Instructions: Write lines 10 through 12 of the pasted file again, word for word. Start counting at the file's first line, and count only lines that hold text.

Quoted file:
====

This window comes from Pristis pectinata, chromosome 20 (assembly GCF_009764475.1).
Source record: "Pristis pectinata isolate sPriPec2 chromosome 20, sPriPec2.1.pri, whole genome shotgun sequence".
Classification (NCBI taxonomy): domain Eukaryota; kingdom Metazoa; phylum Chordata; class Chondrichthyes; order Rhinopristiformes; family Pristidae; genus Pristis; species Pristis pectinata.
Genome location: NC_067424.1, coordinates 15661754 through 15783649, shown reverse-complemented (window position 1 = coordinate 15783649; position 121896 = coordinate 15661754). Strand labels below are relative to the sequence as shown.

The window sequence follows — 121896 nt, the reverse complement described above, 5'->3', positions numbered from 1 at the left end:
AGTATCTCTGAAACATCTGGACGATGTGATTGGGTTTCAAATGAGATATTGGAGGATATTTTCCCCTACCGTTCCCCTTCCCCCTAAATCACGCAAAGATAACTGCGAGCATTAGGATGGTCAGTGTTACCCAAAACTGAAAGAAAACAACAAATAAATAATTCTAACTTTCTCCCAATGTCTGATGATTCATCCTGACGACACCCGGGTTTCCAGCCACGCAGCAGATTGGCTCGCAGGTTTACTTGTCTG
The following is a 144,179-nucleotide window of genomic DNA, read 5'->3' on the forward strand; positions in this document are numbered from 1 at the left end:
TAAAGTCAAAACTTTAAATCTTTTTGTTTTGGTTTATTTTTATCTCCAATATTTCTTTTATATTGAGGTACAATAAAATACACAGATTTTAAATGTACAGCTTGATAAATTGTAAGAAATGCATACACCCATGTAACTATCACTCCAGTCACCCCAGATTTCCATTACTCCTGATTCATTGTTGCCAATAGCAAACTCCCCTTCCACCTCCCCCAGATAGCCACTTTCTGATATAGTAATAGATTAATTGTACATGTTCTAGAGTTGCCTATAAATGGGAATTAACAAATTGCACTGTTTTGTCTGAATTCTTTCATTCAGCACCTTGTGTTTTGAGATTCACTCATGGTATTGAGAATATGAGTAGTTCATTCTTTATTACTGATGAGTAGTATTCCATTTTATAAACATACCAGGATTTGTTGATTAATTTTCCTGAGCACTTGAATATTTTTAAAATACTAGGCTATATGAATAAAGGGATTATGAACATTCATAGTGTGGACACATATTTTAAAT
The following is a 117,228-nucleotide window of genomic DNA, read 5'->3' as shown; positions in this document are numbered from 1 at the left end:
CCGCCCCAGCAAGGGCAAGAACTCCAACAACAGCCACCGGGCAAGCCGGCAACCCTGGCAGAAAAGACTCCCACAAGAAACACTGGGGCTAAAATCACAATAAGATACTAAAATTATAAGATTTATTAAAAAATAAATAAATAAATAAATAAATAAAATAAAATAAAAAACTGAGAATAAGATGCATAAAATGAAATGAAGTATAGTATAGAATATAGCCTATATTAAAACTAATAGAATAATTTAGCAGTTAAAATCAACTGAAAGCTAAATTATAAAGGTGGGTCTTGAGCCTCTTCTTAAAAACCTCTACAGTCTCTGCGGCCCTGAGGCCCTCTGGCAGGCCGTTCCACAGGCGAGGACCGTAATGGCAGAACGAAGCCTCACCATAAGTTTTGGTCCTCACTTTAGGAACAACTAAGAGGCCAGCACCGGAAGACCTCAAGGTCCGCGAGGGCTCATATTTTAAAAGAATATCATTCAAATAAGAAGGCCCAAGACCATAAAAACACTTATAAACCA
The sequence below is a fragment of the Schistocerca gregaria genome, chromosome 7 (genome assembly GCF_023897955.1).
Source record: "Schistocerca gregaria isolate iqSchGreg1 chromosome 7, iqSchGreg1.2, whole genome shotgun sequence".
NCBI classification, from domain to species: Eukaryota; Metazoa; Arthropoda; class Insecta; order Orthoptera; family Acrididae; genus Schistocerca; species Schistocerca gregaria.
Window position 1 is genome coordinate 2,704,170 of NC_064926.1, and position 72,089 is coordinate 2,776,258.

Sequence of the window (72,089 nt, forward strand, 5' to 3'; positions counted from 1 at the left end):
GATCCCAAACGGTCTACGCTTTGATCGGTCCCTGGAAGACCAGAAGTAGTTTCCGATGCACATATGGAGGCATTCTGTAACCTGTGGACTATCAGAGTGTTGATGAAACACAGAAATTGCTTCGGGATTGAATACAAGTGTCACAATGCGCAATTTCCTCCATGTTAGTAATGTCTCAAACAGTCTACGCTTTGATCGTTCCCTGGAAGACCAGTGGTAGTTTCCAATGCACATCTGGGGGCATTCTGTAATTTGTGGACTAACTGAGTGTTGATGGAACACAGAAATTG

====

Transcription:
CCGCCCCAGCAAGGGCAAGAACTCCAACAACAGCCACCGGGCAAGCCGGCAACCCTGGCAGAAAAGACTCCCACAAGAAACACTGGGGCTAAAATCACAATAAGATACTAAAATTATAAGATTTATTAAAAAATAAATAAATAAATAAATAAATAAAATAAAATAAAAAACTGAGAATAAGATGCATAAAATGAAATGAAGTATAGTATAGAATATAGCCTATATTAAAACTAATAGAATAATTTAGCAGTTAAAATCAACTGAAAGCTAAATTATAAAGGTGGGTCTTGAGCCTCTTCTTAAAAACCTCTACAGTCTCTGCGGCCCTGAGGCCCTCTGGCAGGCCGTTCCACAGGCGAGGACCGTAATGGCAGAACGAAGCCTCACCATAAGTTTTGGTCCTCACTTTAGGAACAACTAAGAGGCCAGCACCGGAAGACCTCAAGGTCCGCGAGGGCTCATATTTTAAAAGAATATCATTCAAATAAGAAGGCCCAAGACCATAAAAACACTTATAAACCA
The sequence below is a fragment of the Schistocerca gregaria genome, chromosome 7 (genome assembly GCF_023897955.1).
Source record: "Schistocerca gregaria isolate iqSchGreg1 chromosome 7, iqSchGreg1.2, whole genome shotgun sequence".